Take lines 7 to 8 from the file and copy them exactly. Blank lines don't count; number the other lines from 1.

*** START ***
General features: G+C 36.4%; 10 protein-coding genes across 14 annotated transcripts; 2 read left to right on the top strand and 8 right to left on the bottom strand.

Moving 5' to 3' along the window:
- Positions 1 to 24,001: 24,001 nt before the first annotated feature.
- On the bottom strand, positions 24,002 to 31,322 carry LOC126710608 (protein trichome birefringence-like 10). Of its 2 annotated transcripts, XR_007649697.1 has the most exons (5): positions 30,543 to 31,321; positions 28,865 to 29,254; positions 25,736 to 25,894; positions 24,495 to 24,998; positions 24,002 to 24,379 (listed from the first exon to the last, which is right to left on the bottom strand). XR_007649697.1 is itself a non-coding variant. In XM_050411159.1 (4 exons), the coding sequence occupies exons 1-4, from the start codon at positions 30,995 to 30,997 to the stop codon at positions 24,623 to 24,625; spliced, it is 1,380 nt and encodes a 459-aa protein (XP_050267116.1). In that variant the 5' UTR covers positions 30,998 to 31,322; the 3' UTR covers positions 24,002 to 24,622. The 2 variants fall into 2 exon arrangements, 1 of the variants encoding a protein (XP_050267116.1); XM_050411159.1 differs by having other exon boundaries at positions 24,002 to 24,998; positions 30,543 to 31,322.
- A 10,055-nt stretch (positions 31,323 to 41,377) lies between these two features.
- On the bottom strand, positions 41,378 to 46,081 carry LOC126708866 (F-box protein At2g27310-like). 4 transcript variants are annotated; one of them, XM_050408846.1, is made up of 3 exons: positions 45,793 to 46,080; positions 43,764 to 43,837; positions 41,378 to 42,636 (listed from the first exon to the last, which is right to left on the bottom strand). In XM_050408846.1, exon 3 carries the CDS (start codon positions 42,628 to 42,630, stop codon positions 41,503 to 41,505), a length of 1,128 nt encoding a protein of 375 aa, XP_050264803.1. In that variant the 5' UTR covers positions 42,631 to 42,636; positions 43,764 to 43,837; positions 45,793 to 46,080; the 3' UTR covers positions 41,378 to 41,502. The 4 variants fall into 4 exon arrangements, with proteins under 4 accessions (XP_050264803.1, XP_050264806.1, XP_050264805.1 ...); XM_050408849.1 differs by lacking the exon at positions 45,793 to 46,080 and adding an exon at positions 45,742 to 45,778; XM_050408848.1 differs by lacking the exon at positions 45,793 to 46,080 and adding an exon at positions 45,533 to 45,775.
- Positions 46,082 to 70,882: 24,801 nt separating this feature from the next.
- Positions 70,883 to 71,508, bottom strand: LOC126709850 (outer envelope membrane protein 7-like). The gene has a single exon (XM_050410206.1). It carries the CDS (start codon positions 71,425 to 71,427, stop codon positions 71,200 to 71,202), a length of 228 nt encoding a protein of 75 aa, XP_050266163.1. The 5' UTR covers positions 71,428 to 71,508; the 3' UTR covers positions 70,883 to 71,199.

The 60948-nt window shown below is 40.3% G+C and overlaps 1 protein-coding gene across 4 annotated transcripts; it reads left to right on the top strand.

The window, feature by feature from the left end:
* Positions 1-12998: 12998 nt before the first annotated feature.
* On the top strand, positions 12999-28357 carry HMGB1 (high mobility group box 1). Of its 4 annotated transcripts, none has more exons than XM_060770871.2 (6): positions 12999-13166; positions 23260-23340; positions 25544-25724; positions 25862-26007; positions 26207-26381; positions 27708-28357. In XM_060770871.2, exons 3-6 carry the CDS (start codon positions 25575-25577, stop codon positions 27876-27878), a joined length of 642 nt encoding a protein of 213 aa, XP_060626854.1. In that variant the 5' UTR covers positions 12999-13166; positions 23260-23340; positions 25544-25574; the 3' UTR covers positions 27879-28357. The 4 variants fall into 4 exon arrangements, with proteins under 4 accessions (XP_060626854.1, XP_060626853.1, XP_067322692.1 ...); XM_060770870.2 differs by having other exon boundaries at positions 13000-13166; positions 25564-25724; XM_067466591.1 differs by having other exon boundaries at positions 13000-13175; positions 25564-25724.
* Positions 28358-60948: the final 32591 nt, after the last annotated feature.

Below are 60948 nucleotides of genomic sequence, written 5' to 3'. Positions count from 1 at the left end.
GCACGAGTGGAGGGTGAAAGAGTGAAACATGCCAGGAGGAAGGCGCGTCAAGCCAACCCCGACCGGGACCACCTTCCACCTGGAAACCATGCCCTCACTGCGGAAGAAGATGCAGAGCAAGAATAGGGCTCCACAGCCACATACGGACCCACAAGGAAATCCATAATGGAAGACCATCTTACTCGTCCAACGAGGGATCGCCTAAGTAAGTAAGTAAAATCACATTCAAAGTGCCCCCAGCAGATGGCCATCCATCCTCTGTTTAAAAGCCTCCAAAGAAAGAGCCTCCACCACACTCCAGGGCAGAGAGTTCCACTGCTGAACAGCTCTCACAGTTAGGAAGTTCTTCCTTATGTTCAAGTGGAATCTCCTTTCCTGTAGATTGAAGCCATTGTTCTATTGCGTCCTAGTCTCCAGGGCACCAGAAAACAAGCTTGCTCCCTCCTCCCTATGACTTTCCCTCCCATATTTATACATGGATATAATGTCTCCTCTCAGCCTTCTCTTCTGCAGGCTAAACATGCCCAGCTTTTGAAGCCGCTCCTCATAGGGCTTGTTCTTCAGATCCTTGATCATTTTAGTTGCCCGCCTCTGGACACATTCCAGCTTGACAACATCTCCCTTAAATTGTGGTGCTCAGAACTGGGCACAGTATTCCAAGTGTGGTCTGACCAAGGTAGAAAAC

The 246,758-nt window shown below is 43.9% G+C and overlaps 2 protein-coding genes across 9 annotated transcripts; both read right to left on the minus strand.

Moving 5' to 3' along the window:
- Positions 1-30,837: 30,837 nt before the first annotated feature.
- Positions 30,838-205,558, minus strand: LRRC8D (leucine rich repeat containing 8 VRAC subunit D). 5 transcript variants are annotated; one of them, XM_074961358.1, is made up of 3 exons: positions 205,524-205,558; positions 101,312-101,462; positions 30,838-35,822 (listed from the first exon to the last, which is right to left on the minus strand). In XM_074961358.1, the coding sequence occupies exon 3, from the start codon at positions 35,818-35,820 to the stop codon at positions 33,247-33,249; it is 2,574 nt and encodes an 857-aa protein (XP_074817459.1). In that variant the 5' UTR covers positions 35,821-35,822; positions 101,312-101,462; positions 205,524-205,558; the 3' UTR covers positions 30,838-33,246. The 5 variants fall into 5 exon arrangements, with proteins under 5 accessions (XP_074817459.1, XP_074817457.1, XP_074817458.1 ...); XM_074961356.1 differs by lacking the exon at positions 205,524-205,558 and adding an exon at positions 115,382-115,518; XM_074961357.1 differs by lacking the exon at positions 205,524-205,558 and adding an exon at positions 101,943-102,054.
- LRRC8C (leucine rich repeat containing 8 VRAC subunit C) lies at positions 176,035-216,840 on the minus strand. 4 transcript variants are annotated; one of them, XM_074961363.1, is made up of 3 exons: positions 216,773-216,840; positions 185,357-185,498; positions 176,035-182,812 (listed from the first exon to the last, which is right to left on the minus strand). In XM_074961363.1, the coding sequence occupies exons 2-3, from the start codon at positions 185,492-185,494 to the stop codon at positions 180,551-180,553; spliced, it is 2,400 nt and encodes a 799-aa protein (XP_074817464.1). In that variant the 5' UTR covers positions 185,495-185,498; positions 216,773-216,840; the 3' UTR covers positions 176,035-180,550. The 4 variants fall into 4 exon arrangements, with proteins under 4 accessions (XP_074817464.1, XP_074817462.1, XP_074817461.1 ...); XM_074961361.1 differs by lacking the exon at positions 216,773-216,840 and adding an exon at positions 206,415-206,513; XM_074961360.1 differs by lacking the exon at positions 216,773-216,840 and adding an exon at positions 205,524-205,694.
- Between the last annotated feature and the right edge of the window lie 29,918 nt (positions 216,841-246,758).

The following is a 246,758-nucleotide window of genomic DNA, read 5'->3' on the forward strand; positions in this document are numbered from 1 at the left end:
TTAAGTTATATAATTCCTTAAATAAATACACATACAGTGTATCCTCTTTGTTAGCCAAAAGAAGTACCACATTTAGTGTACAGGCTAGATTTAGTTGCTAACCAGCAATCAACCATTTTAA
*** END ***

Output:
- Positions 46,082 to 70,882: 24,801 nt separating this feature from the next.
- Positions 70,883 to 71,508, bottom strand: LOC126709850 (outer envelope membrane protein 7-like). The gene has a single exon (XM_050410206.1). It carries the CDS (start codon positions 71,425 to 71,427, stop codon positions 71,200 to 71,202), a length of 228 nt encoding a protein of 75 aa, XP_050266163.1. The 5' UTR covers positions 71,428 to 71,508; the 3' UTR covers positions 70,883 to 71,199.